Oddly enough, while the long road that leads to the north is pep­pered with road­blocks and heav­ily armed soldiers, no se­cu­rity force is present in the small town – even though the Sam­bisa for­est, Boko Haram’s base, where the school­girls are most likely held pris­on­ers, is only a few kilo­me­tres away. The Chi­bok towns­folk have taken their se­cu­rity into their own hands – arm­ing them­selves with bows and ar­rows, sticks and old ri­fles. They have no mil­i­tary train­ing, but adorn them­selves with amulets that they be­lieve will ren­der them im­per­vi­ous to bul­lets…

Se­cu­rity in this re­gion has been prob­lem­atic for a long time, es­pe­cially for young girls. ‘We’ve been doc­u­ment­ing these kid­nap­ping cases for over a year in the coun­try’s north-east,’ re­ports Maosi Se­gun from the Hu­man Rights Watch. ‘Even though the par­ents rarely lodge a for­mal com­plaint, for fear of dis­hon­our, we know that the very few girls who man­age to es­cape, or are freed by the army, come back preg­nant or with a young child in tow.’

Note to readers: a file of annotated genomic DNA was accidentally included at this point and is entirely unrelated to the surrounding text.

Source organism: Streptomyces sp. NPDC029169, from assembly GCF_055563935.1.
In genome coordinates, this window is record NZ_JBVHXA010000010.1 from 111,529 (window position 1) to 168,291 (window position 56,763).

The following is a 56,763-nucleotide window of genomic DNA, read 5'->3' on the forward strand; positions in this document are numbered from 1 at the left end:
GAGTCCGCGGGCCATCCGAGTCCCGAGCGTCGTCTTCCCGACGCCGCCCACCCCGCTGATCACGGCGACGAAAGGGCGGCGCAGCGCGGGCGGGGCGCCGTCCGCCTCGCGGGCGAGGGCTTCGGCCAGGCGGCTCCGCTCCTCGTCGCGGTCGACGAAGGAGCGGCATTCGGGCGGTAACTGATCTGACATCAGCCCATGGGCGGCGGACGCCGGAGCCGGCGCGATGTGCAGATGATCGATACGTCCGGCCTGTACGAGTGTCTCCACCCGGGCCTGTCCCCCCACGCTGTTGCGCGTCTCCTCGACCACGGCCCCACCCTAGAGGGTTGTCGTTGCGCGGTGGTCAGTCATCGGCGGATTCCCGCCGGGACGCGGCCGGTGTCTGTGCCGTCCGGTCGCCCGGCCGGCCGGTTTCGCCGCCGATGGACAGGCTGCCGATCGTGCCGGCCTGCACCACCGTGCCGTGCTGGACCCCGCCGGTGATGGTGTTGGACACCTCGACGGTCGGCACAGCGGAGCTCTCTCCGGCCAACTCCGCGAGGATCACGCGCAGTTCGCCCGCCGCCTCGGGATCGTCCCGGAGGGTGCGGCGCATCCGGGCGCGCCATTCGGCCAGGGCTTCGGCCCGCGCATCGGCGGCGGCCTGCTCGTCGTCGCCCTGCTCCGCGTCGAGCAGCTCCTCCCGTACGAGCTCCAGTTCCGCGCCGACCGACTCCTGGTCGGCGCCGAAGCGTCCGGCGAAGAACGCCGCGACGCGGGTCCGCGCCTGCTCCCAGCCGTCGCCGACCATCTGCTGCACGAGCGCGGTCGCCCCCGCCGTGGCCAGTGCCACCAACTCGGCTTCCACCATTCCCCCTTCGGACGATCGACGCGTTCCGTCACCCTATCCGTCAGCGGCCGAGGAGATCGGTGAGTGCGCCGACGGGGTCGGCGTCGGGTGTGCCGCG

Se­gun ex­plains the back­ground to the con­flict. ‘It all started last May, when the wives and chil­dren of Boko Haram lead­ers were cap­tured and jailed with­out trial. As re­venge, Boko Haram kid­napped the wives of po­lice of­fi­cers. Since then, it’s been an end­less cy­cle of reprisal and re­tal­i­a­tion.’

Not for noth­ing, then, are the cur­rent ne­go­ti­a­tions fo­cus­ing on an ex­change be­tween the school­girls and a hand­ful of pris­on­ers, among whom is the wife of sect leader Abubakar Shekau. Since the broad­cast of the video in which he threat­ened to marry the girls off to his fighters, the ques­tion of rape has been on ev­ery­one’s mind.